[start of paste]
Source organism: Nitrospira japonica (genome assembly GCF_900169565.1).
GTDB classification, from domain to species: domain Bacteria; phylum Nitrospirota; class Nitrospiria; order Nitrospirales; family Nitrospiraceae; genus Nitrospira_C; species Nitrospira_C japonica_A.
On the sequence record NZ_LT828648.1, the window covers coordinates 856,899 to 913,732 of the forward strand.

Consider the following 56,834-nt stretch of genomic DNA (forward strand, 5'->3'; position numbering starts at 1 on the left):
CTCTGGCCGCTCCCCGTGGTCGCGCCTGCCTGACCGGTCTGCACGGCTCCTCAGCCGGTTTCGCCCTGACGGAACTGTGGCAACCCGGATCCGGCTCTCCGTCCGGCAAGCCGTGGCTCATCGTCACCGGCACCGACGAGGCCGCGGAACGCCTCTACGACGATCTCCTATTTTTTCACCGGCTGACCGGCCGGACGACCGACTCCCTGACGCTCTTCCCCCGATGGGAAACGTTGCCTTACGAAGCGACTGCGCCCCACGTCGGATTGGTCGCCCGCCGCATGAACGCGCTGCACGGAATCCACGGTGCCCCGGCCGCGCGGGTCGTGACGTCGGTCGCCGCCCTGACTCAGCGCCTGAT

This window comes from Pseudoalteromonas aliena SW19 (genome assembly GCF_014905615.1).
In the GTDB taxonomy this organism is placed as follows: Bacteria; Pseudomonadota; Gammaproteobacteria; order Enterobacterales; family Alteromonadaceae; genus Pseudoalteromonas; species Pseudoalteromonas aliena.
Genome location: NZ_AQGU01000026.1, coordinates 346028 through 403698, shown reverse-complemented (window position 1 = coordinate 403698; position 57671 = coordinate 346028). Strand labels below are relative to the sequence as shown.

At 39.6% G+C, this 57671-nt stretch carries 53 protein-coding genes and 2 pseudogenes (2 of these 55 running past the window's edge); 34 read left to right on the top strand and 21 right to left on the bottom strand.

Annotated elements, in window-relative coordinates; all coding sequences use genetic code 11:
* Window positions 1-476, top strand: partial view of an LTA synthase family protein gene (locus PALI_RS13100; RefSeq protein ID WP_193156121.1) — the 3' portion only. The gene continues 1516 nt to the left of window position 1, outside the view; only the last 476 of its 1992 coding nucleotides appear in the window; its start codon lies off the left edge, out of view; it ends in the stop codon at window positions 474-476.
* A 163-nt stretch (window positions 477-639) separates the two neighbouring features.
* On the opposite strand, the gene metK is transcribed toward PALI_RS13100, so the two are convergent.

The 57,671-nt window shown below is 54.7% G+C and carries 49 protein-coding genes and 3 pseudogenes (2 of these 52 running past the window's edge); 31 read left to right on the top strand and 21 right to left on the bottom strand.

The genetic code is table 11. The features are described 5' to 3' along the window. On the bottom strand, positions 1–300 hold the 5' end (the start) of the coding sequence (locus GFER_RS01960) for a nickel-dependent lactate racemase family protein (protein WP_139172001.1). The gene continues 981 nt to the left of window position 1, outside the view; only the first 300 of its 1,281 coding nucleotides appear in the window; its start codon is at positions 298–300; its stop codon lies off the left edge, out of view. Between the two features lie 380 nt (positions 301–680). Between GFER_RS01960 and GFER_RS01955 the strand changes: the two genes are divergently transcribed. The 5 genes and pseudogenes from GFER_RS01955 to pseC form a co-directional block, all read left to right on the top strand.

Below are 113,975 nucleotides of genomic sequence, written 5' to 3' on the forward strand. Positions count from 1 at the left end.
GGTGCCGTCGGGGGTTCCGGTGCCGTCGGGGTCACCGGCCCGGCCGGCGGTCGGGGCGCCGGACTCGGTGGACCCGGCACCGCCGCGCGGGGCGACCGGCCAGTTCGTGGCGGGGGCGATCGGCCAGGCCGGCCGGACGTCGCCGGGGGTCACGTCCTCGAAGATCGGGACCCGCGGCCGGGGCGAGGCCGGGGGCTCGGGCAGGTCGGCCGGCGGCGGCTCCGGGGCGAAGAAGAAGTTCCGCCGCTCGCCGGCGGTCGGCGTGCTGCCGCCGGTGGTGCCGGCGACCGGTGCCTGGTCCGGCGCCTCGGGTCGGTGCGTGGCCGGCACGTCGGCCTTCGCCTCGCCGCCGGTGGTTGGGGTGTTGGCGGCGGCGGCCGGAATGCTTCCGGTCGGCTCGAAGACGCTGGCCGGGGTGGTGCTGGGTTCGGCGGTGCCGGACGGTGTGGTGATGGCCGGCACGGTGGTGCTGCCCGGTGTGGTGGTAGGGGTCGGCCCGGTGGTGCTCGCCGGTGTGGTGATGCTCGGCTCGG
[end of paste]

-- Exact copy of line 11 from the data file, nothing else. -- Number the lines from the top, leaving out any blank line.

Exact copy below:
* Window positions 1-476, top strand: partial view of an LTA synthase family protein gene (locus PALI_RS13100; RefSeq protein ID WP_193156121.1) — the 3' portion only. The gene continues 1516 nt to the left of window position 1, outside the view; only the last 476 of its 1992 coding nucleotides appear in the window; its start codon lies off the left edge, out of view; it ends in the stop codon at window positions 474-476.